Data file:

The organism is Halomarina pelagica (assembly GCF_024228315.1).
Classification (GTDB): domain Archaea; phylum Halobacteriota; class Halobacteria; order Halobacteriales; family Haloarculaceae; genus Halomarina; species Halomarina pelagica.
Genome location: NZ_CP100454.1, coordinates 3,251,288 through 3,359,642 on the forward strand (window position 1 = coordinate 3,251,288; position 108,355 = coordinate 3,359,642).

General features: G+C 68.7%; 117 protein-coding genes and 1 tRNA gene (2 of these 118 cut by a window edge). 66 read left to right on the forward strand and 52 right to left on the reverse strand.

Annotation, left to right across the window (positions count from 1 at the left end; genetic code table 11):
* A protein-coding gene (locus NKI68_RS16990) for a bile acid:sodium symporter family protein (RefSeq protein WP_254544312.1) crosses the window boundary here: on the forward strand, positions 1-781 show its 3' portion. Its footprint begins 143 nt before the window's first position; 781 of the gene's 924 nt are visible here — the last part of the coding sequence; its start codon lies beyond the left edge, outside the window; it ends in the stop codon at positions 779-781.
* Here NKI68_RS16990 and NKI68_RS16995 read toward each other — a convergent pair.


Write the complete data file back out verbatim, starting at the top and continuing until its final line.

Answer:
The organism is Halomarina pelagica (assembly GCF_024228315.1).
Classification (GTDB): domain Archaea; phylum Halobacteriota; class Halobacteria; order Halobacteriales; family Haloarculaceae; genus Halomarina; species Halomarina pelagica.
Genome location: NZ_CP100454.1, coordinates 3,251,288 through 3,359,642 on the forward strand (window position 1 = coordinate 3,251,288; position 108,355 = coordinate 3,359,642).

General features: G+C 68.7%; 117 protein-coding genes and 1 tRNA gene (2 of these 118 cut by a window edge). 66 read left to right on the forward strand and 52 right to left on the reverse strand.

Annotation, left to right across the window (positions count from 1 at the left end; genetic code table 11):
* A protein-coding gene (locus NKI68_RS16990) for a bile acid:sodium symporter family protein (RefSeq protein WP_254544312.1) crosses the window boundary here: on the forward strand, positions 1-781 show its 3' portion. Its footprint begins 143 nt before the window's first position; 781 of the gene's 924 nt are visible here — the last part of the coding sequence; its start codon lies beyond the left edge, outside the window; it ends in the stop codon at positions 779-781.
* Here NKI68_RS16990 and NKI68_RS16995 read toward each other — a convergent pair.